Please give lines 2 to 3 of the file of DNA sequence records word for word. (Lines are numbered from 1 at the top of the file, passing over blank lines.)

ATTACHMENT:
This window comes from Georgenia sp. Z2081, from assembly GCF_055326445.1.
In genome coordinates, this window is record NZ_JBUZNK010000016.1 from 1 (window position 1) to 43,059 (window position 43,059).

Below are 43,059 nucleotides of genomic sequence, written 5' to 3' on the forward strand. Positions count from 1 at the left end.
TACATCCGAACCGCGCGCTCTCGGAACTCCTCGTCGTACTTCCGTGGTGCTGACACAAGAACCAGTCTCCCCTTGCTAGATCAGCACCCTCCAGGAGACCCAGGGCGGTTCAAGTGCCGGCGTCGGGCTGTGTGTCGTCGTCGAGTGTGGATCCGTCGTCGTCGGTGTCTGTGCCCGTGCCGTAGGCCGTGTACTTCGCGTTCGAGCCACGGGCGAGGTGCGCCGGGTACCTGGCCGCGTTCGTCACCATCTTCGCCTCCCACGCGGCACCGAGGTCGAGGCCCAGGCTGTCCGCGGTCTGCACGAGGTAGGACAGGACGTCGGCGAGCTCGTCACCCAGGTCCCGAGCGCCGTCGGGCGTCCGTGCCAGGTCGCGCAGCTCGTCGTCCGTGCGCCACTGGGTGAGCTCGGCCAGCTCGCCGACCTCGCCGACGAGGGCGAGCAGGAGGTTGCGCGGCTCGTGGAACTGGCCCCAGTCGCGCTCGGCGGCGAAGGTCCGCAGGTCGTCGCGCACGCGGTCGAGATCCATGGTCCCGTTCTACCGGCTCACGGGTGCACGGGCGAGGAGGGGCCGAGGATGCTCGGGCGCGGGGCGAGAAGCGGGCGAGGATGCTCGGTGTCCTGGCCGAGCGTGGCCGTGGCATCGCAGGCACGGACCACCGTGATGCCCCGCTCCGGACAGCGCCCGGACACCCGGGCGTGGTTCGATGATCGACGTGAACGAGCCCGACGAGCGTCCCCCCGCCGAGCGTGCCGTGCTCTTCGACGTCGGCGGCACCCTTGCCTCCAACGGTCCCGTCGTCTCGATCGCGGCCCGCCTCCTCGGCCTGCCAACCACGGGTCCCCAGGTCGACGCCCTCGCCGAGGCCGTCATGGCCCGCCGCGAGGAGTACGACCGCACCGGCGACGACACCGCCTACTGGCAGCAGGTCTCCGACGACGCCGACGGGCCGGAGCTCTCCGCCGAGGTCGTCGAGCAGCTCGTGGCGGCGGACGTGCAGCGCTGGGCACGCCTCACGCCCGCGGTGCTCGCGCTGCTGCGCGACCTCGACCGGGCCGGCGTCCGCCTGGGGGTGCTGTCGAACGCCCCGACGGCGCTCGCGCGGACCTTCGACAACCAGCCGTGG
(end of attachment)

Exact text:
In genome coordinates, this window is record NZ_JBUZNK010000016.1 from 1 (window position 1) to 43,059 (window position 43,059).

Below are 43,059 nucleotides of genomic sequence, written 5' to 3' on the forward strand. Positions count from 1 at the left end.